Director: Michael Cimino

Starring: Clint Eastwood, Jeff Bridges, George Kennedy

Year: 1974

I grew up in the 80s & 90s watching the classic films of the 70s.  They possess a certain feel and rhythm that I still enjoy to this day, and often they stand out in my mind with a sense of nostalgia all their own.  I assume I’m not alone in my love of that decade’s movies, from the outfits to the cars, the original songs to the slower paces.  Jeremiah Johnson, Deliverance, Jaws, Rocky, The Poseidon Adventure; I’m not saying these movies are all similar, nor that the 70s is a genre.  But looking back on that era now you pick up on a specific vibe & pace, a fashion, a feel, an atmosphere.  Thunderbolt and Lightfoot was one of the films I watched when I was young, perhaps fifteen or twenty years after it was released, a 70s gem that not only takes you on a wild ride like the others I mentioned, but delivers that wonderful mood that I grew up loving.

The Movie


Thunderbolt is the cagey veteran, the old crook, the master of the heist, and also the guy who everyone wants to kill.  Years ago he was part of a robbery gone right, a deal in which the money was stashed away and the criminals never caught.  The only problem is that the guy who hid the loot died and the rest of the crew think Thunderbolt has the cash.  So he’s on the run from men who used to be his friends, and might be in need of a new pal to watch his back.  Lucky for him that Lightfoot comes along, just a kid stealing a car, a free spirit on the lookout for any trouble he can get himself into.  Well, his new partner has plenty and is willing to share, so the two set out on the road to see what sort of mayhem they can dig up.

Only, the old crew who want the old money aren’t giving up easy, and when they find Thunderbolt and Lightfoot they demand the cash.  Seeing as no one can really get to it, the unhappy foursome decide to team up, to pull a new job.  Actually, they decide to pull the same job as years ago, hitting the same vault and making off with the same fortune.  Thunderbolt is the mastermind, Lightfoot the young blood, Red the brawn, and Goody the driver.  Their mission; to develop a foolproof plan while working menial jobs, take their time with the setup, solve the security of the vault, and ride into the sunset as rich men.  But you know what they say about best-laid plans, and this heist in no exception.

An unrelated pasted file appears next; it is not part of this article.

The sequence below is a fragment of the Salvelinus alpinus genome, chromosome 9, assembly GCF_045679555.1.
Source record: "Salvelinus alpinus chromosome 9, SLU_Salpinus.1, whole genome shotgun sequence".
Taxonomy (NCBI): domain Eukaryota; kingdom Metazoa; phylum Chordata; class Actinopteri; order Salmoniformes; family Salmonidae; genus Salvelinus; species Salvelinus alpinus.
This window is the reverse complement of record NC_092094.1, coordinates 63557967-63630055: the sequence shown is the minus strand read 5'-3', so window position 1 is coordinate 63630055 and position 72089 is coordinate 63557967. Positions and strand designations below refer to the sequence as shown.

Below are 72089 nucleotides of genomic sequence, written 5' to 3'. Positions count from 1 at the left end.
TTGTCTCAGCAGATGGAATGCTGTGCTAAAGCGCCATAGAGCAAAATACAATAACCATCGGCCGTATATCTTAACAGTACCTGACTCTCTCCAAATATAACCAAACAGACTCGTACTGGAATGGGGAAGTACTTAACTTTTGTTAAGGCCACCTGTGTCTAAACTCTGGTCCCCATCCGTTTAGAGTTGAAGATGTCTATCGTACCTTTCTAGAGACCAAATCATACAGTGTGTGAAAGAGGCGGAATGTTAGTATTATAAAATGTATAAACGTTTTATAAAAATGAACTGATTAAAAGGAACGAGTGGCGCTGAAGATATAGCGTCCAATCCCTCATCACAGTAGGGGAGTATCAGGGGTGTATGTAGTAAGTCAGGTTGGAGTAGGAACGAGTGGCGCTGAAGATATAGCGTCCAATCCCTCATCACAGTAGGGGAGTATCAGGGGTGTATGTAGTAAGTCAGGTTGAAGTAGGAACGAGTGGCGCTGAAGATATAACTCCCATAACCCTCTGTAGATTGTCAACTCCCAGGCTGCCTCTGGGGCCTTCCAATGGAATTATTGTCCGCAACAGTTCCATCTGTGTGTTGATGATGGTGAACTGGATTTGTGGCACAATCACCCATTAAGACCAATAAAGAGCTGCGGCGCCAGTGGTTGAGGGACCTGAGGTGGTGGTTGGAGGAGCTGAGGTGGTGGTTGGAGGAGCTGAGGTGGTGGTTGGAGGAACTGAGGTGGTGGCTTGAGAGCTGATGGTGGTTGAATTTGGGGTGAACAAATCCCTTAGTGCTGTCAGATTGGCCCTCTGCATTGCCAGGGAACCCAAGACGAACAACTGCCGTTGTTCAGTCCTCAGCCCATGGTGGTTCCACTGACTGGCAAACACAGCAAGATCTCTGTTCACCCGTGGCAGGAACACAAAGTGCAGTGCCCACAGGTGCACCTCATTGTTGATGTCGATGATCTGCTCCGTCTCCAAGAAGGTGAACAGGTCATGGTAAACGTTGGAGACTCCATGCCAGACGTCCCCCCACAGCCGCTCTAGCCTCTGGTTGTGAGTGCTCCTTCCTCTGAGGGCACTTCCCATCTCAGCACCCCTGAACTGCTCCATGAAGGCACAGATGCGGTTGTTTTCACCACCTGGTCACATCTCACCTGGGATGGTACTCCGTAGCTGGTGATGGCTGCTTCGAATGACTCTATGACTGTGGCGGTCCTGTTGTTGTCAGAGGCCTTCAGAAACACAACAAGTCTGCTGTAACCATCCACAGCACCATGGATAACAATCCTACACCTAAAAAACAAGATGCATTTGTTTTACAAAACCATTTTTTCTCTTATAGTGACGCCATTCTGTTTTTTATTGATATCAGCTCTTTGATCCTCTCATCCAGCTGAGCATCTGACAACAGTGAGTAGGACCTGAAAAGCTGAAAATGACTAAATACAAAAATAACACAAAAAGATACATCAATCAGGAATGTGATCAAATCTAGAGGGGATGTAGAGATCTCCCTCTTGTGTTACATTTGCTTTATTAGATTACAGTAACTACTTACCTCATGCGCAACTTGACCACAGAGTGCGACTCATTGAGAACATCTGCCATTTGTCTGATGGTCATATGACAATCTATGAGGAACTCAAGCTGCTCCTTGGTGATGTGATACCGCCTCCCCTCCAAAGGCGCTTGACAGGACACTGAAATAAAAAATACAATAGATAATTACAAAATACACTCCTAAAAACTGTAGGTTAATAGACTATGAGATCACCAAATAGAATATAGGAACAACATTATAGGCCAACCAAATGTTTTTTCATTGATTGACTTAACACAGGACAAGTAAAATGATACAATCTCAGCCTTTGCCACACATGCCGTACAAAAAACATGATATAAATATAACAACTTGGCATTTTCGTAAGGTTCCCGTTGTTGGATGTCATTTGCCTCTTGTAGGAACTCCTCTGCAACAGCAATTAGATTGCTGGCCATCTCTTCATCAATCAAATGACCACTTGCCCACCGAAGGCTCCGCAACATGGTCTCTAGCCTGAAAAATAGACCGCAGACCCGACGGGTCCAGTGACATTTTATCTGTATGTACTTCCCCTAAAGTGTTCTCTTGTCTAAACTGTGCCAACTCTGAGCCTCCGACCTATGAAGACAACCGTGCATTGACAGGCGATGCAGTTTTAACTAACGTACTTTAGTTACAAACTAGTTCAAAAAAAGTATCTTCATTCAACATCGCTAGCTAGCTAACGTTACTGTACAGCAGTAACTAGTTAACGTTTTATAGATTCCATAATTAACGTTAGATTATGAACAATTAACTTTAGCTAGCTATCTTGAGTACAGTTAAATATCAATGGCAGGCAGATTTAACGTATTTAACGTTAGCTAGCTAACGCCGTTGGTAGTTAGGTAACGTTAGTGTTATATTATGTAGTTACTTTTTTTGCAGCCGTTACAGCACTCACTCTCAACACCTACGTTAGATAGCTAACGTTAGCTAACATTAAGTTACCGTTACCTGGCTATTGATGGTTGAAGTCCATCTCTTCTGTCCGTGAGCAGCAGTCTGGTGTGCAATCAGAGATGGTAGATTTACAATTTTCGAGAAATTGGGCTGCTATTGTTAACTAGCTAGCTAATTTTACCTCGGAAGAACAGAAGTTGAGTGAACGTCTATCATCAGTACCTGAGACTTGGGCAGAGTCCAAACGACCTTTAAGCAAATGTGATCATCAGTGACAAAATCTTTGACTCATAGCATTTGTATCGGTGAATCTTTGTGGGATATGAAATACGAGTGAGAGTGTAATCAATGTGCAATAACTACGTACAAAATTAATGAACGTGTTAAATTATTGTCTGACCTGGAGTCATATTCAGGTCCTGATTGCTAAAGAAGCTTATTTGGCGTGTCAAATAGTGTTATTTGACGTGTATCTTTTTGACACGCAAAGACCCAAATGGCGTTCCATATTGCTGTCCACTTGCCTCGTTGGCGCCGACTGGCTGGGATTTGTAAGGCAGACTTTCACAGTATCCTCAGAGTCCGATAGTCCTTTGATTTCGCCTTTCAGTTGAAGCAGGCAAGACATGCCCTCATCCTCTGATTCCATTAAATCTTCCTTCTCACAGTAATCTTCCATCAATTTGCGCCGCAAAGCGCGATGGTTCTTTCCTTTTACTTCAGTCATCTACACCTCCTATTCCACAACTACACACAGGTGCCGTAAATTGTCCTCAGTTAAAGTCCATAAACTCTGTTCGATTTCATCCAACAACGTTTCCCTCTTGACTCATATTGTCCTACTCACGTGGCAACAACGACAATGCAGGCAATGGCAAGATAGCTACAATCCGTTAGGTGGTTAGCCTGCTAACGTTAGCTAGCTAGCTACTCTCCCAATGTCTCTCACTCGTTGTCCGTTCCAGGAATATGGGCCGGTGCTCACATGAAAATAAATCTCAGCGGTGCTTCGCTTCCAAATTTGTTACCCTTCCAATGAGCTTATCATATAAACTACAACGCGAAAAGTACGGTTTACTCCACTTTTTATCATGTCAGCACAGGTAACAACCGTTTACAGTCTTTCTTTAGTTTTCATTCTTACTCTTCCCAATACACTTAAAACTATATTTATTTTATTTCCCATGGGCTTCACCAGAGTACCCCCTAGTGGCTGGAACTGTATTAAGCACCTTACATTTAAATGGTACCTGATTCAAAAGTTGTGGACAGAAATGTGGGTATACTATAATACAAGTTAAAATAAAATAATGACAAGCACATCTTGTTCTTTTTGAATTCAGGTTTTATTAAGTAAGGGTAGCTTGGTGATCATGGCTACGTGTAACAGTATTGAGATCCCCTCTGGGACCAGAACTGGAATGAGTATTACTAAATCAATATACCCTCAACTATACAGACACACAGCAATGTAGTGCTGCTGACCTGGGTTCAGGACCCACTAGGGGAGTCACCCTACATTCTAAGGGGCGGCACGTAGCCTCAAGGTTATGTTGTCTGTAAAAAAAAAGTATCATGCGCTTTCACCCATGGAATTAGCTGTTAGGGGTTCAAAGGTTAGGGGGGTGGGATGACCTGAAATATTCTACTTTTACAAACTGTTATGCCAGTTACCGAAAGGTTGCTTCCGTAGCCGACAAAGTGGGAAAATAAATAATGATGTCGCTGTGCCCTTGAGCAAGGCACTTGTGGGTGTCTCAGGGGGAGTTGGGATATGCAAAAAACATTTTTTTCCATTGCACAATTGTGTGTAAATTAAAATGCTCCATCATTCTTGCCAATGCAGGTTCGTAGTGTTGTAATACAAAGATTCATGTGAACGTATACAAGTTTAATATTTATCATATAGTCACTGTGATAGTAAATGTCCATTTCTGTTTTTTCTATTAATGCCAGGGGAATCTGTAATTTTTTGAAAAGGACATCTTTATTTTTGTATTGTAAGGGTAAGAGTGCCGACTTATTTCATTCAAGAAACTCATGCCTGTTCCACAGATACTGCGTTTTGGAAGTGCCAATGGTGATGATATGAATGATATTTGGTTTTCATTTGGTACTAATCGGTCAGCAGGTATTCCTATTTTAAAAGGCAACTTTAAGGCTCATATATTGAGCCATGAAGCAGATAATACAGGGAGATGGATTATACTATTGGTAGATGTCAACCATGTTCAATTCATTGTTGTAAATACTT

If you enjoy that 70s touch I was clumsily attempting to convey through words as much as I do, then Thunderbolt and Lightfoot is the film for you.  It’s got everything you’re looking for: the homely shirts, the fast cars, the loose women, the language of the time, and the slightly slower pace that grooves audiences right into the action.  Modern films could take a lesson from some of these 70s classics, learning how to use exciting moments to their advantage but not over doing them to the point of nausea.  There’s a certain coolness that these movies possess, a certain way of making the heroes look & seem, like they’re mavericks fighting against an unjust world.  Using the word ‘cool’ brings Cool Hand Luke to mind, though that was a 60s film.  This movie could be paying that one homage with the way it makes crime seem smooth, stoicism seem manly, and the middle of nowhere the best place to be, man.

But perhaps the biggest reason that this film sticks with me the way that it does every time I watch it is Jeff Bridges.  He didn’t start doing movies until the early 70s (The Last Picture Show, The Last American Hero, The Iceman Cometh) and really didn’t hit it big until King Kong and Tron a few years later.  In between was Thunderbolt and Lightfoot, a movie he got to be a part of alongside Clint Eastwood, an actor who had already become Dirty Harry.  Bridges is one of my favorite actors to this very day, and this film has a career-launching feel.  He plays the part erratic, likeable, silly; youth personified.  It’s a perfect compliment to Eastwood’s more low-key performance, Peter Pan shadowing the Pale Rider.  The duo play off each other well, creating a team to root for, even when they’re robbing their way to happiness.  It’s a film with a feel, with a story as a backdrop, with characters to remember for years.



Video – With an aspect ratio of Anamorphic 2.35:1, the video is the only thing about this film that doesn’t scream 70s.  It’s a higher quality than you might expect, featuring a clarity of picture that should impress, shot using Panavision lenses.  The color and beauty of the scenery sets a great backdrop, and the authenticity of the small town makes the visuals seem very real.

Audio – The only audio option is the turning on or off of English subtitles.  The sound quality of the film is right in line with what you would expect, without the warbling that we so often here on the old tracks.  The original song was a nice touch, though not a spectacular piece of artistry.

Extras – On the disc is an original theatrical trailer for the film and a poster gallery featuring twelve movie posters with different Eastwood grimaces.

Final Thoughts


Recommended.  Fans of the time period or those who have a nostalgic attachment to this film won’t be disappointed in a re-watch.  It’s the goods when it comes to 70s cinema, making crime seem cool and the world meant for exploring.  Not only that, but in it we see genuinely solid performances from two great actors, one in the prime of his career and one just starting out.  Sit back for a film that is one part adventure and one part introspection, becoming something special in the end.  The video is strong, the audio fine, and the extras few.  Watch for a time capsule moment or for some light action; both are available here in a film that won’t go down as one of the greatest classics of its decade, but shouldn’t be far behind.

☆ ☆ ☆ ☆ – Content

☆ ☆ ☆ ☆ – Video

☆ ☆ ☆ – Audio

☆ ☆ – Extras

☆ ☆ ☆ – Replay